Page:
Mets pitcher Seth Lugo spoke with members of the media during a news conference Thursday, giving an update on his recovery from surgery to remove bone spurs in his elbow. Credit: New York Mets

PORT ST. LUCIE, Fla. — Seth Lugo said he is "on track" with his recovery from surgery to remove bone chips from his right elbow, but his absence remains indefinite, with the righthander accepting the unglamorous day-to-day slog of post-operation rehabilitation.

Most days, that includes working out his shoulder and riding a bike to keep his legs in shape. Still about four weeks away from throwing a baseball, Lugo has been working out at the Mets’ spring training facility, albeit without participating in the spring training fun.

"It’s a bummer watching everyone throw and I don’t get to," he said Thursday.

Lugo had surgery Feb. 16. The Mets estimated it would take him six weeks before transitioning to a throwing program, which would be right around Opening Day on April 1.

How long will it take Lugo after that to be ready to pitch in a major-league game?

"With this, I don’t know that answer," he said. "I’m just going one day at a time right now. I know what I’ve got today and I know what I’ve got tomorrow and the next day, but after that, it’s to be seen. Just going to take it slow for now."

That Lugo figures to pitch at all this year is something of a silver lining, given his fears upon getting injured.

Newsday's Mets writer Tim Healey gives an update on the ongoing injury rehab of Mets pitcher Seth Lugo on Thursday in Port St. Lucie, Florida. Lugo continues his recovery following surgery to remove bone spurs from the righthander's elbow this offseason.  Credit: Newsday / Tim Healey/Tim Healey

In early February, he woke up one morning with a "concerning" amount of swelling in his elbow, which prevented him from flexing or extending it. That had happened before, so he tried the usual tricks — icing, compression — but a couple of days of self-treatment didn’t work.

"That’s when I called the team because I didn’t know what it was," Lugo said. " ‘What do we do from here?’ And then got down here [to Florida], had the MRI and after [finding out it was] the bone spurs, just sighed of relief. Got them removed and here we are.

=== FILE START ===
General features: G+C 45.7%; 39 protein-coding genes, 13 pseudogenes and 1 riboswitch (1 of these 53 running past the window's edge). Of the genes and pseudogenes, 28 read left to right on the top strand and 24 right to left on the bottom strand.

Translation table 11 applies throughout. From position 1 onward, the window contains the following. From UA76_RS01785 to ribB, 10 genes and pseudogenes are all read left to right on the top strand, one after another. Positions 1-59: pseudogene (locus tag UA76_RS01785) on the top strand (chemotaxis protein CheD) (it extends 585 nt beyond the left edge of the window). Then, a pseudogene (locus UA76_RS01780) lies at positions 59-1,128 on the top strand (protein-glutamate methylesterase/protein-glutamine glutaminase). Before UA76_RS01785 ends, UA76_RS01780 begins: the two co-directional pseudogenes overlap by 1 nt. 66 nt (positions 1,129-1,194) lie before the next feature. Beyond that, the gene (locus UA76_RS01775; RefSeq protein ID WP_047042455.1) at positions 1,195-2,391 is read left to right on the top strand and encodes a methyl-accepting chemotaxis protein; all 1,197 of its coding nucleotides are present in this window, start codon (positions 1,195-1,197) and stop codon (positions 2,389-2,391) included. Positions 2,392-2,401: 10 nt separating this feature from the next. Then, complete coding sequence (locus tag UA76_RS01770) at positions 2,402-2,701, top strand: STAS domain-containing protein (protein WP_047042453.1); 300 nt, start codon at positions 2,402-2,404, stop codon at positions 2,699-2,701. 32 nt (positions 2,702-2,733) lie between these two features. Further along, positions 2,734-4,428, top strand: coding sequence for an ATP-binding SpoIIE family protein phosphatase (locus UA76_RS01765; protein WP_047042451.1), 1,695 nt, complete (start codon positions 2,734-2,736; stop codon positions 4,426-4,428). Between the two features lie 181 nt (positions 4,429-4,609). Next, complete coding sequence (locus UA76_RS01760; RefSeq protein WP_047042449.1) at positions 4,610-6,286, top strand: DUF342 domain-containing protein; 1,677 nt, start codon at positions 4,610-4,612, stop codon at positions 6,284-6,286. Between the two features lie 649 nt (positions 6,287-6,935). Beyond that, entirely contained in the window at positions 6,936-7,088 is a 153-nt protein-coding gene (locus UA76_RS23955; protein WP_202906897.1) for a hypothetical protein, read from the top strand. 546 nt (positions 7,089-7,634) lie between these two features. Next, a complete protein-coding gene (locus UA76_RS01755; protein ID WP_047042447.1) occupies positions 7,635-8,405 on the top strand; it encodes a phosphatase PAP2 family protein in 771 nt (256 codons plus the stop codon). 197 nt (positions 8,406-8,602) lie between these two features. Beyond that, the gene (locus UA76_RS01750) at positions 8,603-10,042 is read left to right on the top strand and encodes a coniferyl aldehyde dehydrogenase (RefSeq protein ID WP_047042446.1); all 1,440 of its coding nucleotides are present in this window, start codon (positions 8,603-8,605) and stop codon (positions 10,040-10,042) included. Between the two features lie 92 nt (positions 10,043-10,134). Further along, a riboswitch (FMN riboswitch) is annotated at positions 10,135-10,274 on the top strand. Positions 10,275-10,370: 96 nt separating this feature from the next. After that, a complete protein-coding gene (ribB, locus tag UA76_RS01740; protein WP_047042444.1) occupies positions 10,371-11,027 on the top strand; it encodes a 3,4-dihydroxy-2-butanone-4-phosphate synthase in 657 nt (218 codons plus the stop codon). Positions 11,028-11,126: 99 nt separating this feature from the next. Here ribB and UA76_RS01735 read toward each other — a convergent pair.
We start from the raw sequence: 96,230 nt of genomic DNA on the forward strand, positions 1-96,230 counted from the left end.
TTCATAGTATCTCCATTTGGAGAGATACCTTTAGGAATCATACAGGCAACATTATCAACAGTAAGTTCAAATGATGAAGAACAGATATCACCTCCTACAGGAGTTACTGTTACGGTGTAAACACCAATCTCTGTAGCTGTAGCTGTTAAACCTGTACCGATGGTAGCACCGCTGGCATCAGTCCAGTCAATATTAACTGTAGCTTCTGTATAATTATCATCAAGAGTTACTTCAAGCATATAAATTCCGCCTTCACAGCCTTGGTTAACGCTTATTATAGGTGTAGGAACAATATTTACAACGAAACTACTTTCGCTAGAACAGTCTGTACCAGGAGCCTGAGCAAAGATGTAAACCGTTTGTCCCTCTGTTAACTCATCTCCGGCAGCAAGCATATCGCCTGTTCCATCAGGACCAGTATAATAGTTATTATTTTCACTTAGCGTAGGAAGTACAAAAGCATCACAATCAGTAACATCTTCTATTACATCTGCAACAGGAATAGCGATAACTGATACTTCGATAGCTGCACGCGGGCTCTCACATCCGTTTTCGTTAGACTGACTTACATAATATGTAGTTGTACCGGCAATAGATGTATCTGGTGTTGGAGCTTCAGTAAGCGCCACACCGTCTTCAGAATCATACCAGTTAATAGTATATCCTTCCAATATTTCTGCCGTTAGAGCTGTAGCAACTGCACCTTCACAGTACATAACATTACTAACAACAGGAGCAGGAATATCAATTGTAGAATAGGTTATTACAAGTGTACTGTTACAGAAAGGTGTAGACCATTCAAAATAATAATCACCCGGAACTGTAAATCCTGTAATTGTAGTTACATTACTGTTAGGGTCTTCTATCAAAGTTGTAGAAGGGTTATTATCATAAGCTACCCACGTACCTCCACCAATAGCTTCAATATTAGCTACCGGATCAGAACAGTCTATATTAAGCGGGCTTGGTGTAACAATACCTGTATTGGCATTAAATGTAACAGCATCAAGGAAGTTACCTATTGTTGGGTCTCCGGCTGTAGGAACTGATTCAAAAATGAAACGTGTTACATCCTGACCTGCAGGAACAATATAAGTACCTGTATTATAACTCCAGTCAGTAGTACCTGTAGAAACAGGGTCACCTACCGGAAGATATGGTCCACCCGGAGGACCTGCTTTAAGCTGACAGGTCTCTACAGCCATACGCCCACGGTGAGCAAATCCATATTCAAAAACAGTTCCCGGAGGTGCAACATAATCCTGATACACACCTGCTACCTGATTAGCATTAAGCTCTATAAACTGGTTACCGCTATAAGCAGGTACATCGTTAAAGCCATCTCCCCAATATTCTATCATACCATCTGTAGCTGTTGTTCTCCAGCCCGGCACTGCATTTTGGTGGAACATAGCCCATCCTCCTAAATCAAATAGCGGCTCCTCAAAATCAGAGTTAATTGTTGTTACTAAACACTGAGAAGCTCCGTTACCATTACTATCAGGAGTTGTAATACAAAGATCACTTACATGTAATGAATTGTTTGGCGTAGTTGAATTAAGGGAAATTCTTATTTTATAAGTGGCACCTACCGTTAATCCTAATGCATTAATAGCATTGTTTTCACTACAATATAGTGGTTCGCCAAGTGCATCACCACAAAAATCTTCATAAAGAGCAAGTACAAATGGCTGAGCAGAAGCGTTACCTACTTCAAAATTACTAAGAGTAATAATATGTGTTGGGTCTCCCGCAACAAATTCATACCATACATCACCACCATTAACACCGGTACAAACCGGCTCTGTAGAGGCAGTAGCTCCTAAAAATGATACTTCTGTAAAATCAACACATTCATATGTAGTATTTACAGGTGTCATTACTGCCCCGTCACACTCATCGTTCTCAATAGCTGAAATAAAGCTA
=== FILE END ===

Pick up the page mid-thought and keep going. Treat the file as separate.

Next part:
"It caught me off guard because it was feeling fine. There wasn’t an incident or a throw or anything where I noticed something. It just came out of nowhere. Now it feels a lot better. It feels pretty normal."

The other good news for Lugo is that the MRI showed that his ulnar collateral ligament — which was partially torn in 2017 — "looked good," he said. No elbow issues aside from the bone spurs that had broken off.


"But they’re gone now," he said.

At Clover Park, Lugo is something of a mystery man, sometimes arriving before teammates for his day of rehab, sometimes coming in late — whatever makes sense under the various health-and-safety pandemic protocols in place. On Wednesday, he was not on site at all, the Mets said.

"It’s been hard [to see Lugo]. I just, like, run into him whenever he’s navigating around our schedule," manager Luis Rojas said. "He’s got a great attitude about doing his work each day. You know how Seth is. He’ll be open about it and he’s actually pretty excited that time is moving on and he’s getting closer to when he’s going to be able to throw, which is still weeks away. But he’s very positive about it."

In the meantime, Lugo, the Mets’ best reliever the previous three years, said he has heard "good things" about the group of bullpen arms that will try to hold it down without him.

The Mets added righthanders Trevor May and Sam McWilliams and lefthander Aaron Loup on major-league deals during the offseason. They join the returners, including closer Edwin Diaz, Miguel Castro, Dellin Betances, Jeurys Familia and Robert Gsellman.

Of those eight relievers, four are taller than Lugo, who is 6-4.

"It looks like a big, strong group of guys," he said. "It seems like every year guys just get bigger and bigger. I walk around and feel kind of little around some of these guys."

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